Out of Time

In Out of Time, directed by Carl Franklin (One False Move, Devil in a Blue Dress), from a script by Dave Collard, Matt Whitlock (Denzell Washington) is the chief of police in tiny Banyan Key, Florida. On the point of splitting up with his wife, Alex (Eva Mendes), an improbably sexy homicide detective with the Miami police department, he is having an affair with the seemingly waiflike Anne-Merai Harrison (Sanaa Lathan), the wife of Chris (Dean Cain), another cop who used to be a pro-football quarterback. Chris is a jealous lout and beats Anne-Merai, she tells Matt, but she won’t press charges against him. She feels sorry for him.

Banyan Key’s part-time medical examiner, wise-cracking Chae (John Billingsley), tries to jolly Matt through the breakup with Alex, whose success and preference for Miami over little Banyan Key seems to have damaged their marriage. Half jestingly and half-seriously, Chae pesters him to take the money in the police department’s safe — $750,000 worth of evidence in a drug bust that has by law to be held by the arresting jurisdiction until the end of the trial and all appeals — and run off to Costa Rica, where the two of them can buy a fishing boat. The appeals won’t be exhausted for years.

“Stop thinking like a cop for once in your life,” he tells him, but he knows and we know that Matt always thinks like a cop.

One day, Anne-Merai calls and tells Matt that she needs him to come with her to a doctor’s appointment for moral support. The doctor tells her that her cancer has come back and that she’s got six months to live. At a loss but seeking to help as any friend would, Matt asks the doctor if there’s any hope. Well, there’s this experimental treatment in Switzerland that has a 17 per cent success rate. But it’s very expensive.

Anne-Merai seems resigned to her fate at first, but soon she calls Matt with the good news that she can sell the $1 million life insurance policy that Chris has taken out on her to a company that will give her enough money for the treatment in Switzerland — the company presumably betting on an unhappy outcome. Is that legal? asks Matt. He is assured that it is. But then there is a hitch. The company’s board decrees that it can take on no new business, and there are only two more days in which she can change the beneficiary on the life policy.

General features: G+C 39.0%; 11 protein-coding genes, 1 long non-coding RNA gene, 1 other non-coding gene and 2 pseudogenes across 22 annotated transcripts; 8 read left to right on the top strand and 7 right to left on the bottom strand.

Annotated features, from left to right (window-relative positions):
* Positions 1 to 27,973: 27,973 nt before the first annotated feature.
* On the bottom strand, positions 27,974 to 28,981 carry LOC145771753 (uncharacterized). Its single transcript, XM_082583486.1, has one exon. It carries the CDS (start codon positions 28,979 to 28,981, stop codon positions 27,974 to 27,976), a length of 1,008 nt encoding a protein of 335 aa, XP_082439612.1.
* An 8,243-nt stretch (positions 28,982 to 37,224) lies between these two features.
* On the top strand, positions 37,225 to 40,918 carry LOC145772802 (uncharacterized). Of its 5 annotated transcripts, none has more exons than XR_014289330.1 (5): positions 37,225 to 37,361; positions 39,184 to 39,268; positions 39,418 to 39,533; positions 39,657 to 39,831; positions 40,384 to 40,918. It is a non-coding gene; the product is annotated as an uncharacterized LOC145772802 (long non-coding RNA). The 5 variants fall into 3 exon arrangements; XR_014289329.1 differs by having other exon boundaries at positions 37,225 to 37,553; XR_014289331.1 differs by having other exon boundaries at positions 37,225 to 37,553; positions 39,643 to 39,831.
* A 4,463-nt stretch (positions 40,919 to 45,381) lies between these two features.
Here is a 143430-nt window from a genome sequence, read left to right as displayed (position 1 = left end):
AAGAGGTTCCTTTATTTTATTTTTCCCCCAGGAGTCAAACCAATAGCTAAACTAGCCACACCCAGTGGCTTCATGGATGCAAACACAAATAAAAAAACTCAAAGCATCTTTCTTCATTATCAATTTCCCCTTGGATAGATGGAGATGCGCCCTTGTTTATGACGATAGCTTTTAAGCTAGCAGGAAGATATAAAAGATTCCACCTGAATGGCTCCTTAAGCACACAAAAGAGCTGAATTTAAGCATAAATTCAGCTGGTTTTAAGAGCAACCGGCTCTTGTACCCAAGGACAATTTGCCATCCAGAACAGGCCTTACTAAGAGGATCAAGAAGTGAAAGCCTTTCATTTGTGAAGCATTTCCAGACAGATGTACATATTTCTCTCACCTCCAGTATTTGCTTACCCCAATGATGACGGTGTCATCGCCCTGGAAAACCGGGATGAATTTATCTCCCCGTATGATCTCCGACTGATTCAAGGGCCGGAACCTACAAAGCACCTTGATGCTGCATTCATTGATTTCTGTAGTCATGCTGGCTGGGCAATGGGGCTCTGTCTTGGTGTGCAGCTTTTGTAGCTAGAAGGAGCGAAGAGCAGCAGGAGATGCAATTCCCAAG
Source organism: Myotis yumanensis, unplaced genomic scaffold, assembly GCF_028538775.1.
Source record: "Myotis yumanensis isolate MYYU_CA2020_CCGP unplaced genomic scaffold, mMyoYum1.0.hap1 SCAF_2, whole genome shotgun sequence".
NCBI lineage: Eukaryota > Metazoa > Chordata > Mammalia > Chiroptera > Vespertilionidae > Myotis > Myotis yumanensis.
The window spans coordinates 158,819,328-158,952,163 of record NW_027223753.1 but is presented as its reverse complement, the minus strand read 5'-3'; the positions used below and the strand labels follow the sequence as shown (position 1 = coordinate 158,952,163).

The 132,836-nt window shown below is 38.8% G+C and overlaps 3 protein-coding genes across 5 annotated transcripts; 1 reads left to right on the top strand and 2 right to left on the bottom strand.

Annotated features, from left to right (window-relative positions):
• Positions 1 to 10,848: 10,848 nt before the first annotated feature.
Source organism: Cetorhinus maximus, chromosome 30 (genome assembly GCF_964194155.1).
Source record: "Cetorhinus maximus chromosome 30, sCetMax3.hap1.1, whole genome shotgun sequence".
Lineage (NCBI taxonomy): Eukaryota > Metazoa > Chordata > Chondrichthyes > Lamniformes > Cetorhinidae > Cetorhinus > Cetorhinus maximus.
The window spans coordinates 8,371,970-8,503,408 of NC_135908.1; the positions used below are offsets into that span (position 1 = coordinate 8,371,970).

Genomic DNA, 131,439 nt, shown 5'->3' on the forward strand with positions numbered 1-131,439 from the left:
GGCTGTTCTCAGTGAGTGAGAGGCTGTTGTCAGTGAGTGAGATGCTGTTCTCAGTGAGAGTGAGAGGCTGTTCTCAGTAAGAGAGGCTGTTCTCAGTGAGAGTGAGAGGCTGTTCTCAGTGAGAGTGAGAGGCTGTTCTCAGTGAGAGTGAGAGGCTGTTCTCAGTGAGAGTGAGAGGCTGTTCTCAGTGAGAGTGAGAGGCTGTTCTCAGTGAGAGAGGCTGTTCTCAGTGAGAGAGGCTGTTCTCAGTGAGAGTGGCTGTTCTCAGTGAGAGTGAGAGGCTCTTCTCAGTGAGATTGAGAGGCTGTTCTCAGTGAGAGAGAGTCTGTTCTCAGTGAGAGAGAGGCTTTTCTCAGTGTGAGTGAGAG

Anne-Merai is devastated and, preparing for death, comes by to say good-bye to Matt and, by the way, to tell him she has made him the beneficiary of the life insurance policy. Oh, and just for good measure, Chris is beating her again.

In a frenzy of compassion, the hitherto incorruptible Matt gives Anne-Merai the money in the safe. He can either replace it out of the insurance money, if the worst happens, or he will have a long time to find another means of replenishing it if the cure is successful.

That night, Anne-Merai’s and Chris’s house burns down, and two bodies are found in the smouldering ruins. It looks like arson. Matt had been at the house, his phone records will reveal the affair with Anne-Merai and of course it is bound to come out that he is the beneficiary of her life insurance. And then his soon-to-be ex-wife is put in charge of what has become a murder investigation.

Matt’s in a lot of trouble, but his troubles aren’t over. The DEA calls to say it needs the evidence money for an investigation into another drug case. It needs it today.

It’s a brilliant set up, and an even more brilliant job of plotting, the events all taking place in real time or close to it, to show the twists and turns by which Matt attempts to get out of the trap in which he finds himself. This is what a thriller should be: one in which the pressure of time becomes almost as much the center of our consciousness as it is of the characters’.

As a result, any little niggling unease about coincidences or improbabilities is forgotten until the lights have come up and you’re half-way home. The characters are interesting but not too interesting, and it gives you the sense that real life sometimes does consist of events spinning out of control — not only the control of the hero-victim but of everyone else. The icing on the cake is the work of the Dutch director of photography, Theo van de Sande, who does a tremendous job of giving us a rural Florida backdrop that is, like the rest of the movie, almost too good to be true.

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